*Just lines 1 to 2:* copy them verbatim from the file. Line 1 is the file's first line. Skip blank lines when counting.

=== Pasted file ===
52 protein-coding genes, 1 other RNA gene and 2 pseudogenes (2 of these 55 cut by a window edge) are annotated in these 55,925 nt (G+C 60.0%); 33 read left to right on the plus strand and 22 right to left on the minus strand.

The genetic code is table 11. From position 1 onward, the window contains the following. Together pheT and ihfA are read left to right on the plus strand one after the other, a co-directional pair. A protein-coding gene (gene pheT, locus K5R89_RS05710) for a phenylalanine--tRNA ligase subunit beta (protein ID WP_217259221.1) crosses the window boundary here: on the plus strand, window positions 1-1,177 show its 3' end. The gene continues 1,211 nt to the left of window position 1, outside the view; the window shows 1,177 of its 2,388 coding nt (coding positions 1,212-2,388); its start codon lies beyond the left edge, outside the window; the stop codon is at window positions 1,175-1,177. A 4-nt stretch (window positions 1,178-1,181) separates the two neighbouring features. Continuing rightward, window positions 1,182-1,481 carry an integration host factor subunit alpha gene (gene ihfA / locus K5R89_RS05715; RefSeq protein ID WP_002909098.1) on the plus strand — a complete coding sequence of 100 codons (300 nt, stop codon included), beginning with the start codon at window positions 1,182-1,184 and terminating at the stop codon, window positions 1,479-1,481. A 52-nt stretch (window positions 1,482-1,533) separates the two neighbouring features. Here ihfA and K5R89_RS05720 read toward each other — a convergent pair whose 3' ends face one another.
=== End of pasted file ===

52 protein-coding genes, 1 other RNA gene and 2 pseudogenes (2 of these 55 cut by a window edge) are annotated in these 55,925 nt (G+C 60.0%); 33 read left to right on the plus strand and 22 right to left on the minus strand.

The genetic code is table 11. From position 1 onward, the window contains the following. Together pheT and ihfA are read left to right on the plus strand one after the other, a co-directional pair. A protein-coding gene (gene pheT, locus K5R89_RS05710) for a phenylalanine--tRNA ligase subunit beta (protein ID WP_217259221.1) crosses the window boundary here: on the plus strand, window positions 1-1,177 show its 3' end. The gene continues 1,211 nt to the left of window position 1, outside the view; the window shows 1,177 of its 2,388 coding nt (coding positions 1,212-2,388); its start codon lies beyond the left edge, outside the window; the stop codon is at window positions 1,175-1,177. A 4-nt stretch (window positions 1,178-1,181) separates the two neighbouring features. Continuing rightward, window positions 1,182-1,481 carry an integration host factor subunit alpha gene (gene ihfA / locus K5R89_RS05715; RefSeq protein ID WP_002909098.1) on the plus strand — a complete coding sequence of 100 codons (300 nt, stop codon included), beginning with the start codon at window positions 1,182-1,184 and terminating at the stop codon, window positions 1,479-1,481. A 52-nt stretch (window positions 1,482-1,533) separates the two neighbouring features. Here ihfA and K5R89_RS05720 read toward each other — a convergent pair whose 3' ends face one another.